Nelson, Blake. Phoebe Will Destroy You. Simon & Schuster, 2018. 246. $18.99. ISBN 9781481488167. 14+. P8Q7
What’s a teen to do when he has a successful mom, an author and a college professor, who struggles with alcohol addiction and despite serious professional mistakes, keeps getting another chance? Nick has been in therapy and has a father who supports and loves him. When his mother returns from yet another stint in rehab, the stress in their house prompts his father to send Nick to spend the summer with his Aunt Judy, Uncle Rob, and cousins, Kyle and Emily, in the small beach town of Seaside, Oregon. His dad is trying to help, but Nick has a lot of unresolved feelings about his mom and uncertainty about what his senior year will bring. Seaside is a sleepy town, unlike Eugene, and Nick’s job at his uncle’s car wash, the Happy Bubble, is a routine that gets old. Nick becomes a willing chauffeur for his younger cousin Emily and her friends. At a beach party he sees Phoebe, and his feelings change about what this summer might bring. Phoebe has a reputation among the locals, but that just makes Nick all the more intrigued. He’s going to find out for himself what lies behind this enigmatic young woman.
VERDICT: Blake Nelson creates realistic characters and setting. Nick is someone high school readers will appreciate, understated and earnest, even as he becomes involved with someone who is clearly “wrong” for him. He is no saint, but he’s trying to be righteous through the confusion of change. Nelson depicts the poignant foible of the smartest people to see only what they want to see as opposed to what is true. Even those with Nick’s advantages are not immune. Heartbreak is difficult to write well, but Nelson succeeds.
November 2018 review by Patricia Emerson.
Nesbet, Anne. The Orphan Band of Springdale. Candlewick Press, 2018. $18.99. ISBN 9780763688042. 435 Pages. Ages 9-14. P7 Q8
Have you ever wondered what it would be like to be an orphan back in 1941? With the Second World War looming and tough times in New York, Gusta’s mother is not able to keep her. Gusta is put on a bus by her German born, labor activist, fugitive father and sent to her grandmother who runs an orphanage in Maine. Gusta brings along a suitcase and a much-loved French horn. When she arrives at the orphanage, she meets Josie, the first and oldest orphan in the house. Gusta and Josie become friends and have adventures. Their grandmother values things that receive a gold ribbon, so Gusta and Josie decide to start a band so they can enter a contest and win a gold ribbon. This historical fiction is an easy read, full of adventure, family, secrets, bravery and standing up for others. Nesbet wrote this story based the stories her mother told about her life growing up. To make the fiction as true as possible, she spent some time at the Sanford-Springvale historical Society in Maine and read through old issues of the local paper. This book is true to life in the 1940’s.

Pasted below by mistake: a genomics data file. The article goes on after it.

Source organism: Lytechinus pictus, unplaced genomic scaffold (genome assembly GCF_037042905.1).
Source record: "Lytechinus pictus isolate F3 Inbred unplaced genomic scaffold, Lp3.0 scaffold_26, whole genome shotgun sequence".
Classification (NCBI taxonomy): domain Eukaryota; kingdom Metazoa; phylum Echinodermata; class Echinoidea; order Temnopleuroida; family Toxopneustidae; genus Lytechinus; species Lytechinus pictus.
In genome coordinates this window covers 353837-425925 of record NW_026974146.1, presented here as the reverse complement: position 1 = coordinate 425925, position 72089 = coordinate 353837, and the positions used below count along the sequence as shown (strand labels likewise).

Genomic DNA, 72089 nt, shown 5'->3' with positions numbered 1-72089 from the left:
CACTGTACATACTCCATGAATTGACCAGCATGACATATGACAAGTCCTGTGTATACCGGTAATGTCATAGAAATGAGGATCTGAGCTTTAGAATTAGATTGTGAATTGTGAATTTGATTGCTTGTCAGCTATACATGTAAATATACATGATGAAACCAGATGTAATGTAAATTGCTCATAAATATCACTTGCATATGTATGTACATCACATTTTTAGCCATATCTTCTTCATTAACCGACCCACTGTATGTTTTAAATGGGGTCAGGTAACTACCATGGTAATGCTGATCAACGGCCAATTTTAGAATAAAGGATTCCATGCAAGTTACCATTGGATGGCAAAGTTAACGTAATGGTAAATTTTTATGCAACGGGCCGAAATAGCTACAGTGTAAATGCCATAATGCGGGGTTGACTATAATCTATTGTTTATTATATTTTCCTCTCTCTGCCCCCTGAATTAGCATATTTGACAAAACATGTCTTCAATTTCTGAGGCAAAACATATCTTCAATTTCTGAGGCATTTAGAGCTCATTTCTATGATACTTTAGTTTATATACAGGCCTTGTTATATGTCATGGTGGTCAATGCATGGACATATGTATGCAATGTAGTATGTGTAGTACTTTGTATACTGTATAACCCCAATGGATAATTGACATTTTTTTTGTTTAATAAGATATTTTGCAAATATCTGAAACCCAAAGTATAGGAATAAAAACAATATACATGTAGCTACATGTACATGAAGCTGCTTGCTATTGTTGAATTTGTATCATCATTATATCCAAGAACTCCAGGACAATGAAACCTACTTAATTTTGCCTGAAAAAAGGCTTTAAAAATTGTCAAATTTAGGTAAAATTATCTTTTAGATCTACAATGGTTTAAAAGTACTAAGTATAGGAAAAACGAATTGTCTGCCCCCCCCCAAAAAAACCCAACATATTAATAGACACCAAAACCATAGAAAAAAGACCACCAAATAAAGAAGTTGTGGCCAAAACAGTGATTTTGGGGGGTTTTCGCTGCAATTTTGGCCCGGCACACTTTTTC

Verdict: I recommend this book for public libraries. Readers will learn what life was like in the 1940’s along with teaching one to be brave, to include others, to stand up for themselves and the importance of kindness and family.
April 2018 review by Tami Harris.
Farrell, Alison. Cycle City. Chronicle Books, 2018. $17.99. ISBN 9781452163345. Unpaged. Ages 2-7. P7 Q7
If you like all types of bicycles, this is the book for you! A parade committee made up of five pigs need to deliver invitations for the Starlight parade. The Mayor, a snail, offers to deliver the invitations. As the Mayor delivers the invitations, questions in the text invite the reader to find animals and items on each page. The Mayor travels from the train station to downtown, in the park, by food bikes, at the canal, and over the bridge. This book features colorful illustrations of animals riding different types of bicycles as they gather to ride in the parade. The end pages label many types of bicylces, giving the reader additional knowledge. This is Farrell’s first book, she lives in Portland Oregon.
Verdict: The first word that enters my mind with this book is engaging. Children can spend a lot of time looking at each page. I do not recommend it for a read aloud to a group of children due to the speaking bubbles on the pages, busy illustrations, and things to find, but it is ideal for reading one on one with a child. Children will notice new things each time they read the book.
April 2018 review by Tami Harris.